Contractors and their limited companies are subject to legislation that determines their UK tax residency status. Statutory residency tests determine whether a contractor pays tax in the UK, or in another tax jurisdiction overseas, or a combination of both.
“Until April 2013, the rules regarding residency for individuals were a combination of HMRC guidance, a small amount of legislation on the statute books, and a body of case law regarding disputes over whether individuals were UK residents for tax purposes or not,” explains James Abbott, founder and head of tax at contractor accountant Abbott Moore.
“Due to the lack of clarity, and driven by high profile court cases such as the Gaines-Cooper case, the government decided to create legislation that would enable anyone to use the law to determine whether they are a UK tax resident or not. The result was the statutory residency tests introduced in April 2013.”
Abbott adds that the legislation determining company residency is largely driven by where they are registered, managed from and double taxation treaties between tax jurisdictions
Statutory residency tests for individual contractors
“The statutory residency tests are in three parts,” continues Abbott. “The first set of tests confirms that a contractor is definitely not a UK tax resident, the second confirms that a contractor definitely is a UK tax resident, and the final set is for those in between.”
However, Abbott warns that even though the legislation is supposed to provide greater certainty, HMRC’s guidance accompanying the tests is over 100 pages long, and contractors should seek professional advice to properly determine their status.
There are three tests a contractor can use to determine if they are definitely not a UK tax resident:
- If you been resident in the UK at any time in the preceding three tax years, but spent fewer than 16 days in the UK, then you are not UK tax resident
- If you have not been resident in the UK in preceding three tax years and spent fewer than 46 days in the UK during the tax year, then you are not a UK tax resident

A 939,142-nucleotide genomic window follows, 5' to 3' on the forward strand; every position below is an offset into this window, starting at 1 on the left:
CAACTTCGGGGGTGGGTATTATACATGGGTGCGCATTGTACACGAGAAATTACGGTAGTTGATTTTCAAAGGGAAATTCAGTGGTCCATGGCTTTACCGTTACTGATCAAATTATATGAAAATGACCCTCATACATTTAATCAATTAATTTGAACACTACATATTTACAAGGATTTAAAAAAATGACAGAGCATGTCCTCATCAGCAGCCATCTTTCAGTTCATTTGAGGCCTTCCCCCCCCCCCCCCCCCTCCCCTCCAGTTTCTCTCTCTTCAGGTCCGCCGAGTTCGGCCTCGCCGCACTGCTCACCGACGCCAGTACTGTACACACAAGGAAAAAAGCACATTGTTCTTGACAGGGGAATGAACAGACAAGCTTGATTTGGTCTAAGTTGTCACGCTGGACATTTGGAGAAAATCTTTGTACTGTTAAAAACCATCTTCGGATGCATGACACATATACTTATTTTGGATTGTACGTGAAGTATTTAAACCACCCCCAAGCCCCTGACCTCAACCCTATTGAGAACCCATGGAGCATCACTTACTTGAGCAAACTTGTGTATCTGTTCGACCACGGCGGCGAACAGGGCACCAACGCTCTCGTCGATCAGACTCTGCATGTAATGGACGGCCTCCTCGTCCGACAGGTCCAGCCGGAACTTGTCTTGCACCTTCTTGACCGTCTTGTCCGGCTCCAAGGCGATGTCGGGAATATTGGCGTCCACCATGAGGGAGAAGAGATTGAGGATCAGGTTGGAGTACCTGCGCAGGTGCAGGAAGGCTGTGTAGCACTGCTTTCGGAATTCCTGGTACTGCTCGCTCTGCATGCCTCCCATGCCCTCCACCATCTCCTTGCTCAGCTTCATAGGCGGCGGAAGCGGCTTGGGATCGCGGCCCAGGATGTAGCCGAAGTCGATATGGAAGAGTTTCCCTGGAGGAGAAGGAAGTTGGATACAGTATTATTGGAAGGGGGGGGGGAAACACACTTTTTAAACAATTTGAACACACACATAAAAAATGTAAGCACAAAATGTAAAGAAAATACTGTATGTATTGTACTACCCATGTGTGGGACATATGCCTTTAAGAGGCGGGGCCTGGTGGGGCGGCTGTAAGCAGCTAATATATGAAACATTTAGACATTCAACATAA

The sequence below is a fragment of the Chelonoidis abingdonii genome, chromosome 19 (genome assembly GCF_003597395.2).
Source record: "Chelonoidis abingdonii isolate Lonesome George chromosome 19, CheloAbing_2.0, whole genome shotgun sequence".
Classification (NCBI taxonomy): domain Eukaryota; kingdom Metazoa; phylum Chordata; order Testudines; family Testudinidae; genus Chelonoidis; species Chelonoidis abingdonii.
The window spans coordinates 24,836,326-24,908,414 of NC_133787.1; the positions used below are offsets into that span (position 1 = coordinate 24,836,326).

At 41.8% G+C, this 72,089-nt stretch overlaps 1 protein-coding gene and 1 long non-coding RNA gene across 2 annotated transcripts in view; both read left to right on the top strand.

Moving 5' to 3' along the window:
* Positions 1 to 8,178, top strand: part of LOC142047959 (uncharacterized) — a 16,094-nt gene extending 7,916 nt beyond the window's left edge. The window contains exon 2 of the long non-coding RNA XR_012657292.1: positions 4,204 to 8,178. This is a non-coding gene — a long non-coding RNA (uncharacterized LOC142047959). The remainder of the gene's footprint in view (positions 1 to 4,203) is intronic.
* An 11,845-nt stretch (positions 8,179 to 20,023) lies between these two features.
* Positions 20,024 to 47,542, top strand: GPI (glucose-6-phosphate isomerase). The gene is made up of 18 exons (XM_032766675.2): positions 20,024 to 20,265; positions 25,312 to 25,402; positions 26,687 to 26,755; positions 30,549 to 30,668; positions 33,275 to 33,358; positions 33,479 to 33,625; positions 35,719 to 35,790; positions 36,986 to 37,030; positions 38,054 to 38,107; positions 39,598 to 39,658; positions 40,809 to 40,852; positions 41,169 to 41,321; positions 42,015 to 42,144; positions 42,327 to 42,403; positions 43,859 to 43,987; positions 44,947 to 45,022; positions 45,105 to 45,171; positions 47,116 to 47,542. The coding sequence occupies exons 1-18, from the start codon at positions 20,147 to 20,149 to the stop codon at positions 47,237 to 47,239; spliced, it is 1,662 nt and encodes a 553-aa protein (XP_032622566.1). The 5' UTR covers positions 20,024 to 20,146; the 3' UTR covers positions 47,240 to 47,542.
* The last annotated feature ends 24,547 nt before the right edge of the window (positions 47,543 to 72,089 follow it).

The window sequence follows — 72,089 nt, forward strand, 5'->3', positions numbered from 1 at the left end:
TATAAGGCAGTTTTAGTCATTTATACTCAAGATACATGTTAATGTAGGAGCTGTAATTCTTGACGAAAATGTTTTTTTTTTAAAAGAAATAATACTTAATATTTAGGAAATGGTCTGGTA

- If you work abroad full time for a complete tax year, and spend fewer than 91 days in the UK, then you won’t be a UK tax resident. This test is aimed at individuals working abroad.
There are three tests that determine whether you are automatically a UK tax resident:
- If you spend 183 days or more in the UK during a tax year, then you are definitely a UK tax resident
- If you have a home in the UK for all or part of the year and you spend at least 91 days in that home, then you are definitely a UK tax resident. HMRC’s guidance includes much more detail about this test, such as the definitions of a home, an overseas home and so on.
- If you work full time in the UK
Sufficient ties tests
There is a grey area in between the first two sets of statutory tests, and this is resolved by the sufficient ties tests:
- Family tie test – do you have close family still in the UK? This can include a spouse, partner, civil partner, or child under the age of 18
- Accommodation tie test – if you have place available to live in the UK, which can include being able to live with a close relative
- Work tie test – if you do more than three hours work on 40 days of the year
- 90-day tie test – if you spent more than 90 days in the UK during the year in more than one or both of the previous two tax years
- Country tie test – is the UK in the current year the country that you spend more time in than any other?
“The final test is designed to catch permanent tax exiles who globetrot and never satisfy the residency requirements of any one jurisdiction,” notes Abbott. “This would be unlikely to impact on contractors, who are typically based in at least one location for a reasonable amount of time in order that they can deliver on their contracts.”